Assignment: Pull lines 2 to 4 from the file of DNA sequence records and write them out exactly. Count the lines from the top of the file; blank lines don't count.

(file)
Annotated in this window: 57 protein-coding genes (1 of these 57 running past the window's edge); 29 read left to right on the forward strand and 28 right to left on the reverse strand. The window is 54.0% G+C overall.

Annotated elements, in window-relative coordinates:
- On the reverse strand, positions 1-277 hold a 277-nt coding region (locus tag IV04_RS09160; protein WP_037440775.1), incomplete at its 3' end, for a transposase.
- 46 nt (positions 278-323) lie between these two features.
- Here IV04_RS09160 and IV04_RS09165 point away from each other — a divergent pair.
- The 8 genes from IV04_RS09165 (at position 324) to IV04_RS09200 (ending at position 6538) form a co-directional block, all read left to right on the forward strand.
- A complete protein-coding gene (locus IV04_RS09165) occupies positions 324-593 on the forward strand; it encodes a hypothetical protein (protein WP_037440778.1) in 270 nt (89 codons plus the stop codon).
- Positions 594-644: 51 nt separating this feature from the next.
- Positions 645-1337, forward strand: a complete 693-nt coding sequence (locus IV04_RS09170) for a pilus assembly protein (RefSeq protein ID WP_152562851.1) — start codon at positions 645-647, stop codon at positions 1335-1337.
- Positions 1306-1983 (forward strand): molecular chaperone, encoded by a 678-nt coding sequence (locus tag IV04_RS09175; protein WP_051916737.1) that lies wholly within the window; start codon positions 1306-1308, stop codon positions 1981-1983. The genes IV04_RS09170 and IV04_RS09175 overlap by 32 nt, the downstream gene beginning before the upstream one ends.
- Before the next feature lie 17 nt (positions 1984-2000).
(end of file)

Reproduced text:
Annotated elements, in window-relative coordinates:
- On the reverse strand, positions 1-277 hold a 277-nt coding region (locus tag IV04_RS09160; protein WP_037440775.1), incomplete at its 3' end, for a transposase.
- 46 nt (positions 278-323) lie between these two features.